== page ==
Mothers' lay models of the causes and treatment of fever

Soc Sci Med. 1996 Aug;43(3):379-87. doi: 10.1016/0277-9536(95)00400-9.


Mothers' intuitive models concerning the causes of fever in their children and their beliefs about the effects of different treatments were compared to modern, folk and ancient models of the subject. A questionnaire was devised, presenting statements that were generated from the responses in a preliminary study, and from ancient, folk and modern views about fever. This questionnaire was answered by 147 mothers whose youngest child was up to eight years old. The sample consisted of four groups, who differed in their educational background: less than 10 years, 10-12 years and more than 12 years of schooling, and a group of professional nurses. Results reveal a complex picture. Unlike in physics, naive understanding does not duplicate ancient models. With increasing education, the views held by the ancient and contemporary folk beliefs are rejected. Many results of modern science are known throughout the population, and this is true both for practical recommendations and for their rationale. Even so, the medical model is only partly accepted, and is assimilated in a somewhat distorted form.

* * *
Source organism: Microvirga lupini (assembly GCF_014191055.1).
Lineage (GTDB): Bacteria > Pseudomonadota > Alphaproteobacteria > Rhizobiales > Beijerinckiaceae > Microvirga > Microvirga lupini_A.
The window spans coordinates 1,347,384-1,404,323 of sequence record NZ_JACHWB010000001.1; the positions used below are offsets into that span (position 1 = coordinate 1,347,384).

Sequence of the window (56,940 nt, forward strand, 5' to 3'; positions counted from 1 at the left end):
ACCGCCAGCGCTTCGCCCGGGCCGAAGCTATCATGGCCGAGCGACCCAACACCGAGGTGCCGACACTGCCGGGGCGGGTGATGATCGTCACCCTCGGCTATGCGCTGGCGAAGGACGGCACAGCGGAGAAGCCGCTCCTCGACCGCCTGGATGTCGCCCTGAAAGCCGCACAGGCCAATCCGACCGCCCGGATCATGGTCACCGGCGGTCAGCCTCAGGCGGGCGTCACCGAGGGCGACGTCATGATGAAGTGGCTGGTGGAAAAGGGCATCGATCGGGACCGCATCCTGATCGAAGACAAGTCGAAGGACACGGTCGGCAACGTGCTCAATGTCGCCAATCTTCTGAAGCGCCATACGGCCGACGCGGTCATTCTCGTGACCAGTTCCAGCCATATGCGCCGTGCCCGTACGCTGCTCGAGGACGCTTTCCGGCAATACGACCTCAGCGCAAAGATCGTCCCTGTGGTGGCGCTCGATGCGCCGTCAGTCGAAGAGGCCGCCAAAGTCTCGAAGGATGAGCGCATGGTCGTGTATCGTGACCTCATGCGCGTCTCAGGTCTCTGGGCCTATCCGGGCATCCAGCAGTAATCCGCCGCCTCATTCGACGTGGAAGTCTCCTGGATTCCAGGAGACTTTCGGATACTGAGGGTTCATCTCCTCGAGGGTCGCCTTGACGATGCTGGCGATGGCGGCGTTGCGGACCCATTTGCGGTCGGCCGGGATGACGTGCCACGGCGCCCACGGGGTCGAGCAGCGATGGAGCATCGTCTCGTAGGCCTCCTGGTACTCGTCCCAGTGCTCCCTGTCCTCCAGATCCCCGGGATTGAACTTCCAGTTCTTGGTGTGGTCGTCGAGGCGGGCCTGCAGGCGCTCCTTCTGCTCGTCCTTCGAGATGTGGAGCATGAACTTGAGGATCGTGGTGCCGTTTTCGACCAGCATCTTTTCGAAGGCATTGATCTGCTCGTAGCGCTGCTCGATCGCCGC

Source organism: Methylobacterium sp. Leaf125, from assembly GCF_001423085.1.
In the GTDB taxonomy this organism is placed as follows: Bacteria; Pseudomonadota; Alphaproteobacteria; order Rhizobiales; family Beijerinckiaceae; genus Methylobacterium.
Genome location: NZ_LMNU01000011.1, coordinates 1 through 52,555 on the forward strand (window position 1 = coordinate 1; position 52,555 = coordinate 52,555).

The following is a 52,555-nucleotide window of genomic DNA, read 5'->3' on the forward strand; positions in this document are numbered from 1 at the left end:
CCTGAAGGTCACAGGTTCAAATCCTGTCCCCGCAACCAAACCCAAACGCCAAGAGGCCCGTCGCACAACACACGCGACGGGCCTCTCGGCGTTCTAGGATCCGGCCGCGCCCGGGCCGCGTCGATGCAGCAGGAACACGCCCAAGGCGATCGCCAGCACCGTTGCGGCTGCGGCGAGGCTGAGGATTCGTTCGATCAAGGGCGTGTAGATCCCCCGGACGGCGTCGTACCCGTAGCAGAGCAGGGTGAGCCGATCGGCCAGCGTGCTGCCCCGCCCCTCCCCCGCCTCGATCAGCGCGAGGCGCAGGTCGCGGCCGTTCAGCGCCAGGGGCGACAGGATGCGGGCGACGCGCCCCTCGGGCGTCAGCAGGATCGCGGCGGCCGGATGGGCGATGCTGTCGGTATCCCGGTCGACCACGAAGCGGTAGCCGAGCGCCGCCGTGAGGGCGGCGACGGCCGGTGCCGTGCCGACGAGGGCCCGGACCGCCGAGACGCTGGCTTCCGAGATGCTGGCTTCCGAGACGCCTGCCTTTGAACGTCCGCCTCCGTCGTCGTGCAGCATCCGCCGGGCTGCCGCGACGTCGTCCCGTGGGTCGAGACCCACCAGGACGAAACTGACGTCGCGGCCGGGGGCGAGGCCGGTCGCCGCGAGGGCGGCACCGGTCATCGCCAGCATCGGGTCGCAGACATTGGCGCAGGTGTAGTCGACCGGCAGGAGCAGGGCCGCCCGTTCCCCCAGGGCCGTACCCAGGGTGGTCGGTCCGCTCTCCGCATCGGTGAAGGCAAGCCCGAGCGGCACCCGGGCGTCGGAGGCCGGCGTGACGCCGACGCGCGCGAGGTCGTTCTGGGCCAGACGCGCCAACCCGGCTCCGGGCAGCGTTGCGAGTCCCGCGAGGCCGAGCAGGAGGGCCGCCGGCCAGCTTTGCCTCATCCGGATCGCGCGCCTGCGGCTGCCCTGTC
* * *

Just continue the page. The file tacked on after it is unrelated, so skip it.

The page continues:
Publication types

  • Research Support, Non-U.S. Gov't

MeSH terms

  • Adult
  • Attitude to Health
  • Child
  • Child, Preschool
  • Educational Status
  • Female
  • Fever of Unknown Origin / etiology*
  • Fever of Unknown Origin / therapy
  • Home Nursing*
  • Humans
  • Infant
  • Israel
  • Male
  • Medicine, Traditional*
  • Mothers* / education